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UI summer science camps let nature be teacher

NATURE — The University of Idaho is offering summer science camps that allow youths grades 6 through 11 to go outdoors for hands-on discovery.

Enrollment is open for students interested in spending a week The McCall Outdoor Science School on the shores of Payette Lake learning from University of Idaho graduate students, exploring the mountains, lakes and rivers of central Idaho and releasing their inner scientist.

  • River Science Boys’ Expedition: June 22-27, Grades 6-9, $387.50
  • W.O.W.S. (Women Outdoor with Science): July 6-11, Grades 6-11, $387.50

These are five-day field science expeditions where students explore the rugged Idaho mountains, go whitewater rafting and learn what university climate, water and alternative energy researchers are studying.

  • Beyond MOSS: July 13-18, Grades 6-9, $297.50

This five-day program goes beyond the school year MOSS program for those who have been to MOSS or who will be coming soon.

  • Adventure Day Camp: June 17-August 1; Grades 3-5 and 6-9, Cost varies

This day camp focuses on learning, playing and enjoying nature while letting imagination drive discovery.

The McCall Outdoor Science School is an outreach of the University of Idaho College of Natural Resources. The residential science school engages Idaho students in year-round learning through our school partnerships. The college also hosts an on-site graduate program for university students who serve as teachers while working towards their graduate degrees.

Blood moon compliments colors of Bryce Canyon

SKYWATCHING — In case the clouds —  or the need for sleep — obstructed your view of last night's lunar eclipse, here's the scene as seen in Bryce Canyon National Park, Utah.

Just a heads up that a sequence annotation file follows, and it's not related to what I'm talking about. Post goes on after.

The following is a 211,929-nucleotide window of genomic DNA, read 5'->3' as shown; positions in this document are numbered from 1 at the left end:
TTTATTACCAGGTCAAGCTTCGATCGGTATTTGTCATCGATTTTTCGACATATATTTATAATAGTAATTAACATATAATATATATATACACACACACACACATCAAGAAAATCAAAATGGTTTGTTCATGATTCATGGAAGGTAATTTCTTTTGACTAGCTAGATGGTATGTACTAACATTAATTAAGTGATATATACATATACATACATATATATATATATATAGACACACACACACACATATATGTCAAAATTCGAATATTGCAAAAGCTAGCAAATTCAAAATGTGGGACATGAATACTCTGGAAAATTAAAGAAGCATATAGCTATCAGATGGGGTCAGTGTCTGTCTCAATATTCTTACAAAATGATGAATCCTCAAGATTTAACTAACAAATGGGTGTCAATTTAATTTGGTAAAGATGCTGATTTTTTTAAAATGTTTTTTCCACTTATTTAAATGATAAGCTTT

Backcountry Hunters & Anglers rendezvous in Spokane

HUNTING/FISHING — Local members of the Backcountry Hunters & Anglers are inviting interested sportsmen to tip a cold one with them starting at 6 p.m. Wednesday, April 16, at the Post Street Ale House, 1 N. Post St.

“This is an informal gathering and a great chance to drink some beers, meet other passionate outdoorsmen, share ideas about BHA and the world of hunting, fishing and conservation,” the group says in a release.

Among other things, local members are laying the ground work for the 2015 Backcountry Hunters & Anglers National Rendezvous, which will be held in Spokane in February or March of 2015.

Group leaders attending the Wednesday gathering include Land Tawney, BHA executive director, Josh Kuntz, chapter  and events coordinator and Caitlin Twohig, executive assistant.

Video: Pre-runoff streamer fishing tips for St. Joe River

FISHING - Put on an extra layer of fleece and get ready to fly fish the pre-runoff period on area rivers — as well as the post-runoff period before prime flows return.

How do you fish these “shoulder” seasons?

FISHING — Sean Visintainer of Silver Bow Fly Shop in Spokane Valley has produced a series of informational fly fishing videos that take the mystery out of rigging up and presenting flies to trout in the pre-runoff shoulder season.

In the video above, Visintainer zeroes in on taking cutthroats by chucking streamers into “soft” water along the high flows of the St. Joe River.

Access to Little Salmon River hinges on angler respect

FISHING — A popular stretch of the Little Salmon River at Riggins, Idaho, will be accessible for the spring salmon season thanks to an agreement forged by Fish and Game staff and the local landowner. 

The only “catch” is, salmon anglers have to be on their best behavior, Idaho Fish and Game Department officials say.

In other words, anglers who have the attitude that they have a right to go get to the river regardless of who owns the property could ruin the deal for everyone.